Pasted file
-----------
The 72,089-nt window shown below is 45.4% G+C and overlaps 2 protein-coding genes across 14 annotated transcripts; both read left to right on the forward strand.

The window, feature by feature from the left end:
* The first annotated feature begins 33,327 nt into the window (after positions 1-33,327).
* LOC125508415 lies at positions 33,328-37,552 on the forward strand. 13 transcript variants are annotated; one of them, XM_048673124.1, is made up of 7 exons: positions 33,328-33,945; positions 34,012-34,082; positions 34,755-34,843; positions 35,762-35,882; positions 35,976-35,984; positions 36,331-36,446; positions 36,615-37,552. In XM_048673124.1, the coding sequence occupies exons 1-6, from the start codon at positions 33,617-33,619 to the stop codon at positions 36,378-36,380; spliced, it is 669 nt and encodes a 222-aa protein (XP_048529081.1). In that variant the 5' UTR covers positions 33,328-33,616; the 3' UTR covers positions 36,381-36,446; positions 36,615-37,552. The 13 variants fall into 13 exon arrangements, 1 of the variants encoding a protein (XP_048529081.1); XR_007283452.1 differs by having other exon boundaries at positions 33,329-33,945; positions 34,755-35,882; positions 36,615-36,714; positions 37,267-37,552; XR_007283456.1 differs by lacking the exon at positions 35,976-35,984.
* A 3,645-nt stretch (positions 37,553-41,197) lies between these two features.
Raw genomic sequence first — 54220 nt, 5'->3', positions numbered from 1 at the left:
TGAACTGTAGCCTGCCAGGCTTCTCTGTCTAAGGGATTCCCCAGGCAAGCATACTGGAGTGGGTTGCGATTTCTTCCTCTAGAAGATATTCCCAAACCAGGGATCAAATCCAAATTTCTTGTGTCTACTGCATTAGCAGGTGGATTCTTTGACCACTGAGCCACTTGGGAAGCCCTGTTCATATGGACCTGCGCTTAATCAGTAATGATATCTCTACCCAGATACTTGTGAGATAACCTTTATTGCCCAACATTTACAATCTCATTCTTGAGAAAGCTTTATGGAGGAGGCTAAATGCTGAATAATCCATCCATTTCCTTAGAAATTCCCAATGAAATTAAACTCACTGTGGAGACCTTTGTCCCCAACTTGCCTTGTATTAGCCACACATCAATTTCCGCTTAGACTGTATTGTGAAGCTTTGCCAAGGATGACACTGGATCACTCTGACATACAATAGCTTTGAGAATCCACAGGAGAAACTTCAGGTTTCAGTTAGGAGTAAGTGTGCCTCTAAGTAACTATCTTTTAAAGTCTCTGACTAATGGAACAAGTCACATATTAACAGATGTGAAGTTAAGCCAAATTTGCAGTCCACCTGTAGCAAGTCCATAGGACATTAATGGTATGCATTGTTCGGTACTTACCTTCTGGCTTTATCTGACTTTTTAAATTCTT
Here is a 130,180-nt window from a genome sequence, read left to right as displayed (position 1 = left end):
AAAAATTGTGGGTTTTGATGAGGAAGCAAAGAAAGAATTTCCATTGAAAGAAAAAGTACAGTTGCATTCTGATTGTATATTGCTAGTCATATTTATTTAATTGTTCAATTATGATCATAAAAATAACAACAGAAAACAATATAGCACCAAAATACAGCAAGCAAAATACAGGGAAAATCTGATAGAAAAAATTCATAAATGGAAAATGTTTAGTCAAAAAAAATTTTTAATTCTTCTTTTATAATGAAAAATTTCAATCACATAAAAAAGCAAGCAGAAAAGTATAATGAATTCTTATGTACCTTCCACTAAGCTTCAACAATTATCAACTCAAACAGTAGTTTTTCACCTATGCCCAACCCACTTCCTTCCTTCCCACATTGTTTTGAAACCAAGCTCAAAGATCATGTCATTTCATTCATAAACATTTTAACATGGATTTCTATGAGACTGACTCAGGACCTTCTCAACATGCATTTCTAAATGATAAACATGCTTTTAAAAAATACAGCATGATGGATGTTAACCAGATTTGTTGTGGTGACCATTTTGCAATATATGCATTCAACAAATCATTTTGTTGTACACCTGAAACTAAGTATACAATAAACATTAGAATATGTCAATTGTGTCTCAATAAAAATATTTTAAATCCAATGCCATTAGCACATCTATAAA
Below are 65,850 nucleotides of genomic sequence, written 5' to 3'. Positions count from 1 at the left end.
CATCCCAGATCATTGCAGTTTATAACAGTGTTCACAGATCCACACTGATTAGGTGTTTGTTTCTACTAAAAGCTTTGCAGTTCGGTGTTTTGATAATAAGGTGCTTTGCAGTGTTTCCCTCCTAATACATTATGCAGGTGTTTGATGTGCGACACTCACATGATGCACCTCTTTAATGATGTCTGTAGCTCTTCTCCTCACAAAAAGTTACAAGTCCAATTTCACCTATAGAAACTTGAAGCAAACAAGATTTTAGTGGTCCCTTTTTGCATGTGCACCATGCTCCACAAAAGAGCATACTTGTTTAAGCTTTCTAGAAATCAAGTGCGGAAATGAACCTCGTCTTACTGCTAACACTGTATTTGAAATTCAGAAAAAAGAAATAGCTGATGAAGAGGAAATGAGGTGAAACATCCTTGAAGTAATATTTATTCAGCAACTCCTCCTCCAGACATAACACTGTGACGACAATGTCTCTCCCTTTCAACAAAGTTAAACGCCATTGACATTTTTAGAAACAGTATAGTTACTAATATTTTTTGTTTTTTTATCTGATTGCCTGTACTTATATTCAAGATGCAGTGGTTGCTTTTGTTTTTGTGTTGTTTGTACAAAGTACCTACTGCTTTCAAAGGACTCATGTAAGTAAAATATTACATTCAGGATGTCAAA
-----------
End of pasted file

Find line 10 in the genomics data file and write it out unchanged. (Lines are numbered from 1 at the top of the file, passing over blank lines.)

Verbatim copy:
Below are 65,850 nucleotides of genomic sequence, written 5' to 3'. Positions count from 1 at the left end.